EclipseNB: A network of low-cost GNSS receivers to study ionospheric response to April 2024 solar eclipse

TitleEclipseNB: A network of low-cost GNSS receivers to study ionospheric response to April 2024 solar eclipse
Publication TypeConference Proceedings
Year of Conference2024
AuthorsKashcheyev, A, Watson, C, Jayachandran, PT
Conference NameHamSCI Workshop 2024
Date Published03/2024
Conference LocationCleveland, OH

EclipseNB is an initiative of the Radio and Space Physics Lab (RSPL) at the University of New Brunswick (UNB) that enables high-impact scientific research and unique educational opportunities for High School students during the once-in-a-lifetime solar eclipse event over New Brunswick (NB) on April 8, 2024. This project will install state-of-the-art scientific infrastructure at a number of NB schools to monitor the dramatic and sudden modifications to the upper atmosphere associated with the eclipse. These high-value atmospheric measurements will provide rare insight into many open-ended scientific questions pertaining to eclipse-induced atmospheric modifications, while students throughout NB will have an exciting opportunity to participate in numerous EclipseNB activities such as infrastructure installation, data analysis, and scientific research. The infrastructure of EclipseNB is a provincial network of Global Navigation Satellite System (GNSS) receivers to monitor the electrically charged plasma of the upper atmosphere during the April 8, 2024 solar eclipse. A solar eclipse is a both a stunning celestial phenomenon and a rare opportunity to study numerous fundamental physical processes in the atmosphere and near-Earth space that are activated by a sudden and localized reduction in solar radiation. EclipseNB is ideally situated along the eclipse totality path to provide valuable measurements for ground-breaking scientific research, and to garner interest in young New Brunswickers in space physics, technology and engineering. EclipseNB installations are designed to be non-intrusive, with minimal impact on the sites involved. Installations include a self-contained enclosure that houses the GNSS receiver, a small single-board computer, and a cellular modem, as well as a receiving antenna mounted on a small pole with a clear view of the sky. The outdoor antenna is connected to the receiver with a low-loss RF cable. The sole requirement of hosting sites is electrical power, an indoor location to house the equipment enclosure, and an outdoor location to mount the antenna. Data collected by EclipseNB instruments will be stored on servers at UNB RSPL. The instrument will remain running after the solar eclipse in April 2024 and allow facilitating further research and education.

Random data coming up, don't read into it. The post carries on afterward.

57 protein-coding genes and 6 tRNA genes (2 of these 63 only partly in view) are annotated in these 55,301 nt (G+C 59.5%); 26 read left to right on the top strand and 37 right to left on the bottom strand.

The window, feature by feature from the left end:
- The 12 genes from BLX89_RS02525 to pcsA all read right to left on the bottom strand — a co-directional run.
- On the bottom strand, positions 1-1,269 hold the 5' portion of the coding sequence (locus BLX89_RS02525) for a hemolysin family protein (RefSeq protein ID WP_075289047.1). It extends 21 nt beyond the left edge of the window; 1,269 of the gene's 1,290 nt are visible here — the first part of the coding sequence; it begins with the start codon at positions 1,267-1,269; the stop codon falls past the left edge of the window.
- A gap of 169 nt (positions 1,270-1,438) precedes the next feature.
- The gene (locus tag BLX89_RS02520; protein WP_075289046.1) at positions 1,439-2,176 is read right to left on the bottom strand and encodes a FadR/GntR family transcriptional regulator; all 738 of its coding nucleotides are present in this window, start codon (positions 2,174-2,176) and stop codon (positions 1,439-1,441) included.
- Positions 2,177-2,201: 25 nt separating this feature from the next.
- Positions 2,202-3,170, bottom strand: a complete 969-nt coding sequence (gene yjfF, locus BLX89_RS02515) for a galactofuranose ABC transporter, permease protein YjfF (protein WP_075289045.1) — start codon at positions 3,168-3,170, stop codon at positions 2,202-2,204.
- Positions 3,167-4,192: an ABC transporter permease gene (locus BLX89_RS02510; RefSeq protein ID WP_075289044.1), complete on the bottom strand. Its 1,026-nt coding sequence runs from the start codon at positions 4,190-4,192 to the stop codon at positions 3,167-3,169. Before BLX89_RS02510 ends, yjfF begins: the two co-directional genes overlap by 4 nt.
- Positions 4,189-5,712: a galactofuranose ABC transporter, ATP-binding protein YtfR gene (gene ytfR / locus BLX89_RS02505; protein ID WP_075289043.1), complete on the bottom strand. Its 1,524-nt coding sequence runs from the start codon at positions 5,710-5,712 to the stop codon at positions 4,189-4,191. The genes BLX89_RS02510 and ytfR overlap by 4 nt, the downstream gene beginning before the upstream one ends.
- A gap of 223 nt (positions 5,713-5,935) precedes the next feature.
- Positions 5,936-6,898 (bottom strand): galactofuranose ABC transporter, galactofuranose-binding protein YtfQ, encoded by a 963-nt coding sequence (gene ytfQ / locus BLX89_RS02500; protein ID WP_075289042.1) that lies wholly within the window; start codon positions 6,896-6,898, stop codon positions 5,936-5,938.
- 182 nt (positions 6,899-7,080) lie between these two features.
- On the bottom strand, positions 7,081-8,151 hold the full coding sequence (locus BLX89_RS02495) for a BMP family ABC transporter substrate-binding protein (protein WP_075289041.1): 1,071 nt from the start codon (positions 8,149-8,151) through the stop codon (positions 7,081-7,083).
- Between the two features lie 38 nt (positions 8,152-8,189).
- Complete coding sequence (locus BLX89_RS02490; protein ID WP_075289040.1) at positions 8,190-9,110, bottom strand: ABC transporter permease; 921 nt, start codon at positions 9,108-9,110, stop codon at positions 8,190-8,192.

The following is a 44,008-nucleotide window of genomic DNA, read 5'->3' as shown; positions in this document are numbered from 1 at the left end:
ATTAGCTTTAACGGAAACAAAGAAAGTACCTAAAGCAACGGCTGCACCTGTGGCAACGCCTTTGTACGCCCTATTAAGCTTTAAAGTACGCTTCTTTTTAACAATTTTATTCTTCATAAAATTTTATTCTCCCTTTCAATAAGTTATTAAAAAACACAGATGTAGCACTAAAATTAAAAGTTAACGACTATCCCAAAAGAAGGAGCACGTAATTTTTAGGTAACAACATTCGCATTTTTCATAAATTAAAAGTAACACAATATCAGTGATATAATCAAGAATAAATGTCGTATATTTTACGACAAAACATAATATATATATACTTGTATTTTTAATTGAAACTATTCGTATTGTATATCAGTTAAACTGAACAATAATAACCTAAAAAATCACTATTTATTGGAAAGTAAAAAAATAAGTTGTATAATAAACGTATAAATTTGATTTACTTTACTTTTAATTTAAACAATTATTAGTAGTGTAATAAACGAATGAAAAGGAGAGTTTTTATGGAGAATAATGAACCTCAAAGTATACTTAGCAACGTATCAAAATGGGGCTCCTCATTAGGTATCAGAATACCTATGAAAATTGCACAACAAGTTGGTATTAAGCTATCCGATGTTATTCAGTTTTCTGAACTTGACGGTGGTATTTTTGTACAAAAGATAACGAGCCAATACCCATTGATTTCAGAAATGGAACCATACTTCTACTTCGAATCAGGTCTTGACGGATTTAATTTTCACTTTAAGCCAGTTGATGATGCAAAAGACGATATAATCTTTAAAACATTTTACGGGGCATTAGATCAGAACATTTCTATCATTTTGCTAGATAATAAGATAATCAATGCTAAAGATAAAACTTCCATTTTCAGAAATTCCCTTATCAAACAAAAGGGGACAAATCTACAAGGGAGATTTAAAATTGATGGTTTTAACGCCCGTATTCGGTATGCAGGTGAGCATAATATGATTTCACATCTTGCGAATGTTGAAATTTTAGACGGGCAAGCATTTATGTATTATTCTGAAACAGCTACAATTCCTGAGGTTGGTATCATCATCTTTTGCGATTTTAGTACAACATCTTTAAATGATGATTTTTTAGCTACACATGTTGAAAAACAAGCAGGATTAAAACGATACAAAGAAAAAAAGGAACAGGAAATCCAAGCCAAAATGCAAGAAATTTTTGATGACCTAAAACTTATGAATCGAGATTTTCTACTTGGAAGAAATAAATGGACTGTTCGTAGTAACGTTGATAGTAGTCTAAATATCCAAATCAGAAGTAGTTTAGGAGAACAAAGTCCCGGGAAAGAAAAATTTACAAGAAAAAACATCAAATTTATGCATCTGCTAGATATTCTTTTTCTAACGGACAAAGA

Refereed DesignationNon-Refereed